The Court has fired the starting gun for clerkship applications. The brochure for 2014-15 clerkships at the Texas Supreme Court is now available. (( The document notes that the Court does not follow the timelines of the “Federal Law Clerk Hiring Plan,” which this year has moved to a single June 28 kickoff that Above the Law speculates (hopes?) could lead to “an utterly shambolic process.” No worries about that here. ))

I’ve written before about how much I valued my experience as a law clerk at the Texas Supreme Court (back when we had the more accurate but less nationally-portable title of “briefing attorney”). Remarkably, the Texas Supreme Court justices open their regular conferences to law clerks, who can watch how they work through the accumulated petitions for review and pending opinions.

The brochure describes what is needed for each application and lists out which Justices prefer paper applications and which prefer electronic ones. This vote is 5-4 in favor of paper. (( From the brochure: “Chief Justice Jefferson and Justices Willett,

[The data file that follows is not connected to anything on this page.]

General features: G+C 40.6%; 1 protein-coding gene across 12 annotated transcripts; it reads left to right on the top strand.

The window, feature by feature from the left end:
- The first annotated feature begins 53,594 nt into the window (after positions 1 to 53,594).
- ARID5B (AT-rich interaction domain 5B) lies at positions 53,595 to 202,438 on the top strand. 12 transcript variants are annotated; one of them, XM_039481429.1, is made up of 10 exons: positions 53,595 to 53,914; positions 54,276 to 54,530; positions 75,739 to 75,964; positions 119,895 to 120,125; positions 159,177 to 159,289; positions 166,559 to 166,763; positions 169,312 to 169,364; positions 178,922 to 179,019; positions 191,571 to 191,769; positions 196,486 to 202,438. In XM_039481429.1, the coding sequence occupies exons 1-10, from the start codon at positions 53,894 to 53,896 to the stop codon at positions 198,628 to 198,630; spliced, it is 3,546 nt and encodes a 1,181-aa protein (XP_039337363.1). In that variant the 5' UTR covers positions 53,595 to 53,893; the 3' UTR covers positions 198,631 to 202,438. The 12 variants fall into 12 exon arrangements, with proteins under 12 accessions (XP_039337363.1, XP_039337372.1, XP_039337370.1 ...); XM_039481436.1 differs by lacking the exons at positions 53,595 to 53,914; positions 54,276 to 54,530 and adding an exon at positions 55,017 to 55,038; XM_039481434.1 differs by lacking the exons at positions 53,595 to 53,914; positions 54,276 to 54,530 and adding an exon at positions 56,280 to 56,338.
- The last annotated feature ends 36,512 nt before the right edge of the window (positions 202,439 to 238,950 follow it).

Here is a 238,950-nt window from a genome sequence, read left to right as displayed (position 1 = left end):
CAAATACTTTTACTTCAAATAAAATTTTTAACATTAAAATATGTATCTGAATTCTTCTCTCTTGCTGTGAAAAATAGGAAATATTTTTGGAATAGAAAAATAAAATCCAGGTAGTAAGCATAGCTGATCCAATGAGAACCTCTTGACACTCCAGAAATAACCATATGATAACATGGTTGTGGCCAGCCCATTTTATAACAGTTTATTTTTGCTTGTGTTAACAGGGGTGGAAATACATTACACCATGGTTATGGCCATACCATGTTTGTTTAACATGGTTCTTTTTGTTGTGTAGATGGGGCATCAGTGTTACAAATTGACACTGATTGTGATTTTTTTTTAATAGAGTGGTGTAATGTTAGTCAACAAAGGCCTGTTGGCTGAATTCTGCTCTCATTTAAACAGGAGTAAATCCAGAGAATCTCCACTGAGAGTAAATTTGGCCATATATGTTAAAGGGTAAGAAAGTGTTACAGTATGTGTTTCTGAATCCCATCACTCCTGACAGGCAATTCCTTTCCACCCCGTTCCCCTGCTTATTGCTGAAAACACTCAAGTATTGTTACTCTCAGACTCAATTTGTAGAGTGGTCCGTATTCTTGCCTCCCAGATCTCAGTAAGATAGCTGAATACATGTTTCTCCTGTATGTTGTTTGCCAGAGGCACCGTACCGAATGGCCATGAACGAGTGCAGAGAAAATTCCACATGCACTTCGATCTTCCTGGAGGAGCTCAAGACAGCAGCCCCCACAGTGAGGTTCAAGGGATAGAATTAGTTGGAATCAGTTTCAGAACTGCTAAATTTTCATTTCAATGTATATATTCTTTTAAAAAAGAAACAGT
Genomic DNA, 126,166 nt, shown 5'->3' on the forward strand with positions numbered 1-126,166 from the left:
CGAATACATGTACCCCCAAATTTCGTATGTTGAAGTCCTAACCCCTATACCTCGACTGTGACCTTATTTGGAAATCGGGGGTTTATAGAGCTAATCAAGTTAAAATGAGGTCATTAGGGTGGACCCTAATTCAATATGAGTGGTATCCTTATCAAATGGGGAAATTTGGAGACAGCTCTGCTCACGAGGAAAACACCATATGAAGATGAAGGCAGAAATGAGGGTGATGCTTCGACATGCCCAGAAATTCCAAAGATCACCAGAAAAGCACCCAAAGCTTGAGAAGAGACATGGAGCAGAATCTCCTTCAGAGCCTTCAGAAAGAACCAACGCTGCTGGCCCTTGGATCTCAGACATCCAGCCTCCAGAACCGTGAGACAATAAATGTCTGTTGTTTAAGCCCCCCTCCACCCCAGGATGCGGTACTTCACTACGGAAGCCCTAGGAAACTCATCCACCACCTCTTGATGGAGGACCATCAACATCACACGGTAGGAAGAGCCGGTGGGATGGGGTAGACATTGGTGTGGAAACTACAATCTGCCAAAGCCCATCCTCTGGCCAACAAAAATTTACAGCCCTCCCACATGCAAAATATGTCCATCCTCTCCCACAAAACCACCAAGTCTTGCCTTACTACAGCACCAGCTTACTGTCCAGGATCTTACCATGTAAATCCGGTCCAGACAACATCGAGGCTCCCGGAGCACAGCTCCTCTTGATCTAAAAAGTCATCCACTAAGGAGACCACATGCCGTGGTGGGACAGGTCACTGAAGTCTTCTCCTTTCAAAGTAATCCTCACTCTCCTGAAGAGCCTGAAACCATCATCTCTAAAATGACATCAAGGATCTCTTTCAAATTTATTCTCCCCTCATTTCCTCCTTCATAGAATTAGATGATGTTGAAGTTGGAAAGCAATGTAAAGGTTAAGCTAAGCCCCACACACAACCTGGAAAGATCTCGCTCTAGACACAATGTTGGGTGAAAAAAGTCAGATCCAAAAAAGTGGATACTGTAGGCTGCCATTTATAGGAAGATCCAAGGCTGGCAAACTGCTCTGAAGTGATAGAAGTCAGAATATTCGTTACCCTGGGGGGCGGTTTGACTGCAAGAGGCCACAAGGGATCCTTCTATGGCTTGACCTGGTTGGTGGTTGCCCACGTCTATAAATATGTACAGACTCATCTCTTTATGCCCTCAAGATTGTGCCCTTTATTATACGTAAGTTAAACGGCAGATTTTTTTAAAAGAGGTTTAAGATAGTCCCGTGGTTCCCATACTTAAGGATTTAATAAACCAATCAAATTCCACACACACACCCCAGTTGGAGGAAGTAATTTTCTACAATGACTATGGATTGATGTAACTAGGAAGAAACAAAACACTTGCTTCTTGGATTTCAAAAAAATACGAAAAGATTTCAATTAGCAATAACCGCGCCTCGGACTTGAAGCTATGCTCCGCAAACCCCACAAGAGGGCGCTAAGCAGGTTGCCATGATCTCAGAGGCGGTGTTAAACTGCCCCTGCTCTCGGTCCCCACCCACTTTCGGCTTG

Guzman, Lehrmann and Devine prefer paper
applications. … Justices Hecht, Green, Johnson, and Boyd
prefer electronic applications.” ))

So what can applicants do to make the process easier for the Justices who have chosen to accept electronic applications? I would suggest paying attention to the Court’s expectations for e-briefs. Although the context is different, your goal of making the judge’s task easier is much the same. By all means, use natively-generated PDFs rather than scans. And consider using a healthy font size that might look good on a screen to readers with less fresh eyes than your own. (( As one data point, the Court now requires at least 14-point font for briefs, a rule change that has been explained as making e-filed documents easier to work with on screens. That size might be constraining on a resume but surely would work for a writing sample. ))